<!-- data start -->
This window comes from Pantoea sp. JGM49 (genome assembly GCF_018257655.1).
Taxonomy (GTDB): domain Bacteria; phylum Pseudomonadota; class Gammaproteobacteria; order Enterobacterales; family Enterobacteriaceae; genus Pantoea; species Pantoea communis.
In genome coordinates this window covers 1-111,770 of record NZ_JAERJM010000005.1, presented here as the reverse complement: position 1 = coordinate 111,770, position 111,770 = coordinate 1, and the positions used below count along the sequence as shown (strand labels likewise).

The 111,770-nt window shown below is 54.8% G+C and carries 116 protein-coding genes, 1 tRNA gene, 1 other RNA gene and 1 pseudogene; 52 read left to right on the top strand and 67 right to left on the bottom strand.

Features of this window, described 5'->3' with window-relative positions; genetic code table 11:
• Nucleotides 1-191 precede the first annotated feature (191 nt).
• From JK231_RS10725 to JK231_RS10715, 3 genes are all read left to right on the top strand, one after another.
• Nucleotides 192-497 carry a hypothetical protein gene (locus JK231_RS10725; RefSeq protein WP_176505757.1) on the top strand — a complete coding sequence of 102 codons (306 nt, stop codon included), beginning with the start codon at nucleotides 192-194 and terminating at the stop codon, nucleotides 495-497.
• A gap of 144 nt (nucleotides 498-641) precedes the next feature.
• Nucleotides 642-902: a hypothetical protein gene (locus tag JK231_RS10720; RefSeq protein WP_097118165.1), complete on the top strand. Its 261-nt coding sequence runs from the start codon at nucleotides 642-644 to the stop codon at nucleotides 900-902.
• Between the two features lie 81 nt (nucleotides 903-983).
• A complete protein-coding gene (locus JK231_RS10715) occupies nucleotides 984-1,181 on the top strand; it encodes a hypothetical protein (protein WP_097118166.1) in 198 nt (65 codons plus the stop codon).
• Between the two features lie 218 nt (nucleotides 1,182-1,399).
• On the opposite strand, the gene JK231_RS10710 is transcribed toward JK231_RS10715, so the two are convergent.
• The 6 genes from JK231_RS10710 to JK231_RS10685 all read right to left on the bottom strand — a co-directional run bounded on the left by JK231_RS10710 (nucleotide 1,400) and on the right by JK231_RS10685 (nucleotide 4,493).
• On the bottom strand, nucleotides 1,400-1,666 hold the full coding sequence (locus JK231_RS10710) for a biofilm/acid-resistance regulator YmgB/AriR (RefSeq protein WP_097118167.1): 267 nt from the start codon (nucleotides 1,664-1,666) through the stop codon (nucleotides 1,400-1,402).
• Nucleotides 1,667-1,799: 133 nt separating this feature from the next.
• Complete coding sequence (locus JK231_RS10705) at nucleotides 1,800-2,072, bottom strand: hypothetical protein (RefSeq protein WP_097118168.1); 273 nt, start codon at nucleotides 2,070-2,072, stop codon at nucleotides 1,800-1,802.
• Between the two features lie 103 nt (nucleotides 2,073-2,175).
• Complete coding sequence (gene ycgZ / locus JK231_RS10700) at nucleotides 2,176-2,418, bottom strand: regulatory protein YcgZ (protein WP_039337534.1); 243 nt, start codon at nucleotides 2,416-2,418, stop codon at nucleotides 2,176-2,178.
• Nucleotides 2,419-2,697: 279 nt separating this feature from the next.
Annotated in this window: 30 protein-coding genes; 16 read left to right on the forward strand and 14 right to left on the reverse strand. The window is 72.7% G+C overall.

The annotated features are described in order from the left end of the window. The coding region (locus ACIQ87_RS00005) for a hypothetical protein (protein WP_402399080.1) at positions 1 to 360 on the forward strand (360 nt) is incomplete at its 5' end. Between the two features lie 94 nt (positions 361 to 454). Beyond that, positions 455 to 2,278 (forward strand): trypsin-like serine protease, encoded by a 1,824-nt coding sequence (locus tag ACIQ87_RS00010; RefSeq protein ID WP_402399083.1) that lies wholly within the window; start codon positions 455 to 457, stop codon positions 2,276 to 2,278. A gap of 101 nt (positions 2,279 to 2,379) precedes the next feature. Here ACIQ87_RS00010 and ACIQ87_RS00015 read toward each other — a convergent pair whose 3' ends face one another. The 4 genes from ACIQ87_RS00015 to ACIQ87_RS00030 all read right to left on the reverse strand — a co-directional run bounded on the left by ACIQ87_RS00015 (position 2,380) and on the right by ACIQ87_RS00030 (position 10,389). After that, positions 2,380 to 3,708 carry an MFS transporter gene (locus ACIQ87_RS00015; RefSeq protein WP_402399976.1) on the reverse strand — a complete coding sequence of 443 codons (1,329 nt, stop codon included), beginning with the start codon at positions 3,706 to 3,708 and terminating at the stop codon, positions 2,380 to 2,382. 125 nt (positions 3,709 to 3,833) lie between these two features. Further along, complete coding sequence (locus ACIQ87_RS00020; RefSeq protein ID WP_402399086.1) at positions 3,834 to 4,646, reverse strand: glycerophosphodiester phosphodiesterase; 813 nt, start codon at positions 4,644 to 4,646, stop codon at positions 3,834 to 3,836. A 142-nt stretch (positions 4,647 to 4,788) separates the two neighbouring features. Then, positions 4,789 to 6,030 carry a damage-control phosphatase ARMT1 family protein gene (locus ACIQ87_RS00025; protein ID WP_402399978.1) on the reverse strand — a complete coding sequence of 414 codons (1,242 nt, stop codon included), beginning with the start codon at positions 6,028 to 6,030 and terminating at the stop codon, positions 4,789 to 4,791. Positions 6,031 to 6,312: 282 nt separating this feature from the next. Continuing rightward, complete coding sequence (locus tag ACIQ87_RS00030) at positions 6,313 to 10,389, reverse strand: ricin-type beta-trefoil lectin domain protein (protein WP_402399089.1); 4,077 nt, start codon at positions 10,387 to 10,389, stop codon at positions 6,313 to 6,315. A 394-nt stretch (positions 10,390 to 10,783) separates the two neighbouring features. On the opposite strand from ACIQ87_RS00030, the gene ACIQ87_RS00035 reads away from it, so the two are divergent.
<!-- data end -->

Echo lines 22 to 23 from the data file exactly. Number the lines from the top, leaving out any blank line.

Annotated in this window: 30 protein-coding genes; 16 read left to right on the forward strand and 14 right to left on the reverse strand. The window is 72.7% G+C overall.

The annotated features are described in order from the left end of the window. The coding region (locus ACIQ87_RS00005) for a hypothetical protein (protein WP_402399080.1) at positions 1 to 360 on the forward strand (360 nt) is incomplete at its 5' end. Between the two features lie 94 nt (positions 361 to 454). Beyond that, positions 455 to 2,278 (forward strand): trypsin-like serine protease, encoded by a 1,824-nt coding sequence (locus tag ACIQ87_RS00010; RefSeq protein ID WP_402399083.1) that lies wholly within the window; start codon positions 455 to 457, stop codon positions 2,276 to 2,278. A gap of 101 nt (positions 2,279 to 2,379) precedes the next feature. Here ACIQ87_RS00010 and ACIQ87_RS00015 read toward each other — a convergent pair whose 3' ends face one another. The 4 genes from ACIQ87_RS00015 to ACIQ87_RS00030 all read right to left on the reverse strand — a co-directional run bounded on the left by ACIQ87_RS00015 (position 2,380) and on the right by ACIQ87_RS00030 (position 10,389). After that, positions 2,380 to 3,708 carry an MFS transporter gene (locus ACIQ87_RS00015; RefSeq protein WP_402399976.1) on the reverse strand — a complete coding sequence of 443 codons (1,329 nt, stop codon included), beginning with the start codon at positions 3,706 to 3,708 and terminating at the stop codon, positions 2,380 to 2,382. 125 nt (positions 3,709 to 3,833) lie between these two features. Further along, complete coding sequence (locus ACIQ87_RS00020; RefSeq protein ID WP_402399086.1) at positions 3,834 to 4,646, reverse strand: glycerophosphodiester phosphodiesterase; 813 nt, start codon at positions 4,644 to 4,646, stop codon at positions 3,834 to 3,836. A 142-nt stretch (positions 4,647 to 4,788) separates the two neighbouring features. Then, positions 4,789 to 6,030 carry a damage-control phosphatase ARMT1 family protein gene (locus ACIQ87_RS00025; protein ID WP_402399978.1) on the reverse strand — a complete coding sequence of 414 codons (1,242 nt, stop codon included), beginning with the start codon at positions 6,028 to 6,030 and terminating at the stop codon, positions 4,789 to 4,791. Positions 6,031 to 6,312: 282 nt separating this feature from the next. Continuing rightward, complete coding sequence (locus tag ACIQ87_RS00030) at positions 6,313 to 10,389, reverse strand: ricin-type beta-trefoil lectin domain protein (protein WP_402399089.1); 4,077 nt, start codon at positions 10,387 to 10,389, stop codon at positions 6,313 to 6,315. A 394-nt stretch (positions 10,390 to 10,783) separates the two neighbouring features. On the opposite strand from ACIQ87_RS00030, the gene ACIQ87_RS00035 reads away from it, so the two are divergent.